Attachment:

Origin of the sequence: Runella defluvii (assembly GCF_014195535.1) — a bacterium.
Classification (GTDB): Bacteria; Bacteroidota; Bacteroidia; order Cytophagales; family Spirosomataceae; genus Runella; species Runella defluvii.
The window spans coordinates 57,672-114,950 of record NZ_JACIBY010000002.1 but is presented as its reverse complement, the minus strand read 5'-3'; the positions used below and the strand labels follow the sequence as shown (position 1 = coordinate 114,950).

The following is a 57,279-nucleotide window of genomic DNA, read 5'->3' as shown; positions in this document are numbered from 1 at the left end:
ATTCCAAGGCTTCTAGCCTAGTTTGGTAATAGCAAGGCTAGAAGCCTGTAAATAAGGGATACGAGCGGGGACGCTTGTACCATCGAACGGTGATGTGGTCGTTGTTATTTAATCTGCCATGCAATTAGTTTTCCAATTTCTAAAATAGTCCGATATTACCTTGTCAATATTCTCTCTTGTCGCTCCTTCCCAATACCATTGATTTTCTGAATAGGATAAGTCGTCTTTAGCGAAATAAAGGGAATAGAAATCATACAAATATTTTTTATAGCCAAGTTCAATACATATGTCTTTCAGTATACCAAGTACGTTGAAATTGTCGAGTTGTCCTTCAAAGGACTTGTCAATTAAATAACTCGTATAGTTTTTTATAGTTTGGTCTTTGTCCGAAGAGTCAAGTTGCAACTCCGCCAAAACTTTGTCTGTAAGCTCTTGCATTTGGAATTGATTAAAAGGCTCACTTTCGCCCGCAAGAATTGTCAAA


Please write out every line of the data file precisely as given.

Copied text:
Origin of the sequence: Runella defluvii (assembly GCF_014195535.1) — a bacterium.
Classification (GTDB): Bacteria; Bacteroidota; Bacteroidia; order Cytophagales; family Spirosomataceae; genus Runella; species Runella defluvii.
The window spans coordinates 57,672-114,950 of record NZ_JACIBY010000002.1 but is presented as its reverse complement, the minus strand read 5'-3'; the positions used below and the strand labels follow the sequence as shown (position 1 = coordinate 114,950).

The following is a 57,279-nucleotide window of genomic DNA, read 5'->3' as shown; positions in this document are numbered from 1 at the left end:
ATTCCAAGGCTTCTAGCCTAGTTTGGTAATAGCAAGGCTAGAAGCCTGTAAATAAGGGATACGAGCGGGGACGCTTGTACCATCGAACGGTGATGTGGTCGTTGTTATTTAATCTGCCATGCAATTAGTTTTCCAATTTCTAAAATAGTCCGATATTACCTTGTCAATATTCTCTCTTGTCGCTCCTTCCCAATACCATTGATTTTCTGAATAGGATAAGTCGTCTTTAGCGAAATAAAGGGAATAGAAATCATACAAATATTTTTTATAGCCAAGTTCAATACATATGTCTTTCAGTATACCAAGTACGTTGAAATTGTCGAGTTGTCCTTCAAAGGACTTGTCAATTAAATAACTCGTATAGTTTTTTATAGTTTGGTCTTTGTCCGAAGAGTCAAGTTGCAACTCCGCCAAAACTTTGTCTGTAAGCTCTTGCATTTGGAATTGATTAAAAGGCTCACTTTCGCCCGCAAGAATTGTCAAA